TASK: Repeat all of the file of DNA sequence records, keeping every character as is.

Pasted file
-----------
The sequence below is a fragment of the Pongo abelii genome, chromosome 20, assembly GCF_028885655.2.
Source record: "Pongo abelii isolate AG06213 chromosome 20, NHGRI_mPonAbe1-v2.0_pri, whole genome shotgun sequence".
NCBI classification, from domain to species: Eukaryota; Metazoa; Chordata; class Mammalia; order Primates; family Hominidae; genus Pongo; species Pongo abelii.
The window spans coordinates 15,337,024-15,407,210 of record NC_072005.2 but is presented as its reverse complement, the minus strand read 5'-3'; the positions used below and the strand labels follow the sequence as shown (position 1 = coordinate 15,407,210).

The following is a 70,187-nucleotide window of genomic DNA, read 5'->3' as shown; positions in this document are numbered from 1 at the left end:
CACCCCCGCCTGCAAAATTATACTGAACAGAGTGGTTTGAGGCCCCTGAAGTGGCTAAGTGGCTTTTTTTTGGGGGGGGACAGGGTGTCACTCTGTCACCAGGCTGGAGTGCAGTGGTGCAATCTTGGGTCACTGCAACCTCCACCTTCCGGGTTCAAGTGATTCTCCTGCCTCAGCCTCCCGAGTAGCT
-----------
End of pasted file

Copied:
The sequence below is a fragment of the Pongo abelii genome, chromosome 20, assembly GCF_028885655.2.
Source record: "Pongo abelii isolate AG06213 chromosome 20, NHGRI_mPonAbe1-v2.0_pri, whole genome shotgun sequence".
NCBI classification, from domain to species: Eukaryota; Metazoa; Chordata; class Mammalia; order Primates; family Hominidae; genus Pongo; species Pongo abelii.
The window spans coordinates 15,337,024-15,407,210 of record NC_072005.2 but is presented as its reverse complement, the minus strand read 5'-3'; the positions used below and the strand labels follow the sequence as shown (position 1 = coordinate 15,407,210).

The following is a 70,187-nucleotide window of genomic DNA, read 5'->3' as shown; positions in this document are numbered from 1 at the left end:
CACCCCCGCCTGCAAAATTATACTGAACAGAGTGGTTTGAGGCCCCTGAAGTGGCTAAGTGGCTTTTTTTTGGGGGGGGACAGGGTGTCACTCTGTCACCAGGCTGGAGTGCAGTGGTGCAATCTTGGGTCACTGCAACCTCCACCTTCCGGGTTCAAGTGATTCTCCTGCCTCAGCCTCCCGAGTAGCT